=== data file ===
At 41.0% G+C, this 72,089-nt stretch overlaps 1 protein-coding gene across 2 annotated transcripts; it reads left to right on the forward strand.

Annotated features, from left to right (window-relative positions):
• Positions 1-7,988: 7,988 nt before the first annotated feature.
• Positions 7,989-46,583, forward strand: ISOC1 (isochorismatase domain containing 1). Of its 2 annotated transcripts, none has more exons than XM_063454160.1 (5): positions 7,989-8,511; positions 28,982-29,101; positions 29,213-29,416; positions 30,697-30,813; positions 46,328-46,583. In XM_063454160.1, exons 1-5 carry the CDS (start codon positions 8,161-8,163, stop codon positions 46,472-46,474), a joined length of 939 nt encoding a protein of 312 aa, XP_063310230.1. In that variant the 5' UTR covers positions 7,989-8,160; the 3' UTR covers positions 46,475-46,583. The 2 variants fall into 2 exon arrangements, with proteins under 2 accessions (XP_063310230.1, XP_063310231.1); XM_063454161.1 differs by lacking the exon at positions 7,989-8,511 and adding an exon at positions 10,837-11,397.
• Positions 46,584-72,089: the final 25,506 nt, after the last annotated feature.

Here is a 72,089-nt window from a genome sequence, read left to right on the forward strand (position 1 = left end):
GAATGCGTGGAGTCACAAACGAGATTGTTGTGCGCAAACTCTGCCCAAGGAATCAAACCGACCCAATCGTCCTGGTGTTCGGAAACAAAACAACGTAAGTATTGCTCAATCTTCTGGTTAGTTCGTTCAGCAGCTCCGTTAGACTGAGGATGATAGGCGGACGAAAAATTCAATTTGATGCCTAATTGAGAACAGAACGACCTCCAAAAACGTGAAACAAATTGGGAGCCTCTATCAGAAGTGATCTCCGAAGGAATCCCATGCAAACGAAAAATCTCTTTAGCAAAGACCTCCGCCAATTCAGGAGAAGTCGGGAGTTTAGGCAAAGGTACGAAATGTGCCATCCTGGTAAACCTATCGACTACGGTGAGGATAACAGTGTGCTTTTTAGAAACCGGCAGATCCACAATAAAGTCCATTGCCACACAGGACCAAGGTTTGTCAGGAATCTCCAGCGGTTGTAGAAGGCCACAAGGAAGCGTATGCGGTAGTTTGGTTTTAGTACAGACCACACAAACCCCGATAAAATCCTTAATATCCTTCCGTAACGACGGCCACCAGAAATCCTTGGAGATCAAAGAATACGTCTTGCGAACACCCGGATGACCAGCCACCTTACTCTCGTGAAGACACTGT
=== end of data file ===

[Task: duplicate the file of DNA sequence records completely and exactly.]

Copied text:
At 41.0% G+C, this 72,089-nt stretch overlaps 1 protein-coding gene across 2 annotated transcripts; it reads left to right on the forward strand.

Annotated features, from left to right (window-relative positions):
• Positions 1-7,988: 7,988 nt before the first annotated feature.
• Positions 7,989-46,583, forward strand: ISOC1 (isochorismatase domain containing 1). Of its 2 annotated transcripts, none has more exons than XM_063454160.1 (5): positions 7,989-8,511; positions 28,982-29,101; positions 29,213-29,416; positions 30,697-30,813; positions 46,328-46,583. In XM_063454160.1, exons 1-5 carry the CDS (start codon positions 8,161-8,163, stop codon positions 46,472-46,474), a joined length of 939 nt encoding a protein of 312 aa, XP_063310230.1. In that variant the 5' UTR covers positions 7,989-8,160; the 3' UTR covers positions 46,475-46,583. The 2 variants fall into 2 exon arrangements, with proteins under 2 accessions (XP_063310230.1, XP_063310231.1); XM_063454161.1 differs by lacking the exon at positions 7,989-8,511 and adding an exon at positions 10,837-11,397.
• Positions 46,584-72,089: the final 25,506 nt, after the last annotated feature.

Here is a 72,089-nt window from a genome sequence, read left to right on the forward strand (position 1 = left end):
GAATGCGTGGAGTCACAAACGAGATTGTTGTGCGCAAACTCTGCCCAAGGAATCAAACCGACCCAATCGTCCTGGTGTTCGGAAACAAAACAACGTAAGTATTGCTCAATCTTCTGGTTAGTTCGTTCAGCAGCTCCGTTAGACTGAGGATGATAGGCGGACGAAAAATTCAATTTGATGCCTAATTGAGAACAGAACGACCTCCAAAAACGTGAAACAAATTGGGAGCCTCTATCAGAAGTGATCTCCGAAGGAATCCCATGCAAACGAAAAATCTCTTTAGCAAAGACCTCCGCCAATTCAGGAGAAGTCGGGAGTTTAGGCAAAGGTACGAAATGTGCCATCCTGGTAAACCTATCGACTACGGTGAGGATAACAGTGTGCTTTTTAGAAACCGGCAGATCCACAATAAAGTCCATTGCCACACAGGACCAAGGTTTGTCAGGAATCTCCAGCGGTTGTAGAAGGCCACAAGGAAGCGTATGCGGTAGTTTGGTTTTAGTACAGACCACACAAACCCCGATAAAATCCTTAATATCCTTCCGTAACGACGGCCACCAGAAATCCTTGGAGATCAAAGAATACGTCTTGCGAACACCCGGATGACCAGCCACCTTACTCTCGTGAAGACACTGT